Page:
In addition to forging state specific social alliances, Rahul built up common narrative for the states against corruption, unemployment and farm distress. The results show that BJP’s social strategy in states failed to deliver this time. These strategies had its routes in Vajpayee era. Party had an OBC as the leader and a Rajput, a dominant caste in the state, as leader. The party had considerable support base among Scheduled Castes in MP. In Rajasthan, it had the support of Jats and Gujjar. In Chhattisgarh, the party was strong Scheduled Tribe dominated areas. The party seemed to have lost ground among these communities. The most unlikely of the development was desertion by Jats and Gujjars.
The most interesting outcome was in Telangana. The astounding victory of TRS in the state has lot of political implications at the national level. The dismal performance of TDP in the state will impact its alliance with the Congress. Another thing would be renewed effort by Chief Minister KCR to forge a Federal Front without BJP and the Congress. His effort would affect both the national parties because he would try to woo people like Nitish Kumar, Arvind Kejriwal, Navin Patnaik and Mamata Banerjee. This would affect the overall national discourse on alternative to Modi. KCR may not get much success in his effort but he would certainly spoil prospects of Congress to a great extent by shifting the discourse on alternative.
Telangana results has also impacted BJP in a big way and stopped its march in south India. The party was eyeing for an expansion and had made some inroad in Telangana and Andhra Pradesh. It was trying to project itself as a national alternative to the Congress in the region. The party will have to reconcile to a marginal role in the region.
Modi cannot be expected to quietly accept the debacle as it is. He has been looking for change in his banking policy for quite some time. In fact, his confrontation with the Reserve Bank of India is largely political. He is trying to use the reserve of the apex bank to finance his welfare programs for small business and farming people. The government is also trying to stop the downslide of the economy by recapitalising banks that are not performing well. The government is getting pressures from corporate to do it urgently. This is the reason former finance secretary has Shaktikant Das has been made governor of RBI. A bureaucrat without any degree or research experience in economics is expected to completely toe the government line.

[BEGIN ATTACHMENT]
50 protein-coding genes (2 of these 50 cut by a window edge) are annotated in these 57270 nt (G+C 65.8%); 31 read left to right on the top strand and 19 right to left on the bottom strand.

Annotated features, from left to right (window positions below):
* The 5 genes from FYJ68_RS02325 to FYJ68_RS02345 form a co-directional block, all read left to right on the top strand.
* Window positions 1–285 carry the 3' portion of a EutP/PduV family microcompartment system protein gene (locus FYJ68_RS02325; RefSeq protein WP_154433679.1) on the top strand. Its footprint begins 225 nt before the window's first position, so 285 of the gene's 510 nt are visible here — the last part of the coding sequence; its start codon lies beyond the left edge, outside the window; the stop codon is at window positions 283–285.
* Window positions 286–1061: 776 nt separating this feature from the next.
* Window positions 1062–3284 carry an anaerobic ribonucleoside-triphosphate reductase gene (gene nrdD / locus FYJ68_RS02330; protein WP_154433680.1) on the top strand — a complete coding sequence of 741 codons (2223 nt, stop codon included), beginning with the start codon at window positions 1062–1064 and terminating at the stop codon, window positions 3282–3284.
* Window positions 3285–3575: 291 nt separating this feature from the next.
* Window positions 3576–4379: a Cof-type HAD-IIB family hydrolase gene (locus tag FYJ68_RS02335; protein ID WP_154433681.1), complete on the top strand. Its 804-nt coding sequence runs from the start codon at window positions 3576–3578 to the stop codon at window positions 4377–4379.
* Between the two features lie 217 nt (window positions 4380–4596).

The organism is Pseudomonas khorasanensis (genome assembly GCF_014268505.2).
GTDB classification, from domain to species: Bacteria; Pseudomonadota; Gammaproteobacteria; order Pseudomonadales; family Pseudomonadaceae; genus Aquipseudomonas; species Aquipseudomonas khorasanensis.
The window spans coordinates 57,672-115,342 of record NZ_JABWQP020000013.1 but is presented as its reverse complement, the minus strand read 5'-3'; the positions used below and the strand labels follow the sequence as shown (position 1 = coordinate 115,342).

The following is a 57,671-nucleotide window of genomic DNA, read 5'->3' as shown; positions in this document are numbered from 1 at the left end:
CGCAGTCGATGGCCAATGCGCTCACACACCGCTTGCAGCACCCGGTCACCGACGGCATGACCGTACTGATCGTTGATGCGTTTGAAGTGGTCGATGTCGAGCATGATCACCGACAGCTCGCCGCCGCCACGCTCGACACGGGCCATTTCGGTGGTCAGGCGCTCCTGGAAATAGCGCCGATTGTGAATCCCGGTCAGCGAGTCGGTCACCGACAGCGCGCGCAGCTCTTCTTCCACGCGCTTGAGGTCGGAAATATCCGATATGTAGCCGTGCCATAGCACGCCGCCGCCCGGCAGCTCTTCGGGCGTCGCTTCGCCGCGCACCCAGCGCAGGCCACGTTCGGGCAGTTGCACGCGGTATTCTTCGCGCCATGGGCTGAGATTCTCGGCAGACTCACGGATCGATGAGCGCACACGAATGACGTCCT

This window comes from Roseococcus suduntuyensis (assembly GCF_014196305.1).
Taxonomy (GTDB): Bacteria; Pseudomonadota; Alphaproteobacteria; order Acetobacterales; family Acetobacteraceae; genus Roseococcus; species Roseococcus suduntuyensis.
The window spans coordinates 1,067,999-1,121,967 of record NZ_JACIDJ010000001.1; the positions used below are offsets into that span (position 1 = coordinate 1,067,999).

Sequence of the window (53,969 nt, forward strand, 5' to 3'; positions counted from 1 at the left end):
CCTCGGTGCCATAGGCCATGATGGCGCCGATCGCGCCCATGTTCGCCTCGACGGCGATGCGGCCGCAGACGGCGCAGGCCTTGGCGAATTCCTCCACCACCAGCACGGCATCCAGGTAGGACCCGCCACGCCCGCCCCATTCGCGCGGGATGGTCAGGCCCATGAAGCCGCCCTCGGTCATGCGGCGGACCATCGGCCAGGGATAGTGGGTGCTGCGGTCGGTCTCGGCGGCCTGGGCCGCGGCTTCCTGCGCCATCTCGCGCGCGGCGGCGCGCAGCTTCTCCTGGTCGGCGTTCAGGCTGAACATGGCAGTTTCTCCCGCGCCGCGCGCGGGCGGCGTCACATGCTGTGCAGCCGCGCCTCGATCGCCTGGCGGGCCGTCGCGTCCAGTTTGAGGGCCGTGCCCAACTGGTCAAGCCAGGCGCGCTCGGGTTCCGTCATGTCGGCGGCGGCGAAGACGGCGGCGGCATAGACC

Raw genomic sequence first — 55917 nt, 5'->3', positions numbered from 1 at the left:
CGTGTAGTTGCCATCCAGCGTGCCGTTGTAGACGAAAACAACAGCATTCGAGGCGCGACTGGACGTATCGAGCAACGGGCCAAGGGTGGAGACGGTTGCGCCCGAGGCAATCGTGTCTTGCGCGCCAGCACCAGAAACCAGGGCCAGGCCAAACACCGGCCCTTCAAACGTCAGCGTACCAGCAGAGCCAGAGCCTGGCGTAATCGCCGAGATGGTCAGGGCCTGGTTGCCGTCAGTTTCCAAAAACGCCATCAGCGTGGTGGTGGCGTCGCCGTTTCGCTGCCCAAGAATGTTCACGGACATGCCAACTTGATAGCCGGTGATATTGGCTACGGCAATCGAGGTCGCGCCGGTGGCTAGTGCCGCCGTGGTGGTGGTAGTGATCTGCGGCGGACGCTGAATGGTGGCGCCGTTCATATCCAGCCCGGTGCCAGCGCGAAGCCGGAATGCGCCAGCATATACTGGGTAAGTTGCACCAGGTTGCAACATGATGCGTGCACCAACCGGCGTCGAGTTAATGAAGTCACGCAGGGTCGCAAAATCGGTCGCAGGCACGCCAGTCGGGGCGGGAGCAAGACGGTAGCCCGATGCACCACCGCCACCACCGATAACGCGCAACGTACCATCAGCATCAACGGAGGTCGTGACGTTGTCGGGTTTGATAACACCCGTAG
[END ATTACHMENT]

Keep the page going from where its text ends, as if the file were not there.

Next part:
The things are not quite right for Modi on other fronts too. The Supreme Court is to deliver judgments on the CBI controversy and hardliners in Sangh Parivar is likely to accelerate the Ram Mandir movement. This will not be easy for Modi to handle. If RSS goes slow on the issue, it will be difficult for the organization to push it again. However, a practical assessment by BJP leadership may not opt go for an increased momentum to the issue for it has failed to help BJP in retaining the Hindi states. Yogi Adityanath failed in polarizing people I the states by his sloganeering on the issue. Even PM Modi wanted to corner Congress on the issue. However, it would be impractical on the part of the Congress to expect the RSS to go silent on the issue. The demand for a legislation for a temple in Ayodhya will be made by the organization is almost certain. The Congress has to counter it a proper strategy because Owaisi and others are there to help BJP in polarizing the atmosphere.
Rahul has also face the challenge of good governance in the states the Congress has won. He has to fulfill some of his promises before the 2019 polls. It would not be easy for him because he has a hostile government at the centre. The centre will not help him financially in waiving farm loans or giving Minimum Support Price. He has to invent his own way to run these states till the Lok Sabha polls are over.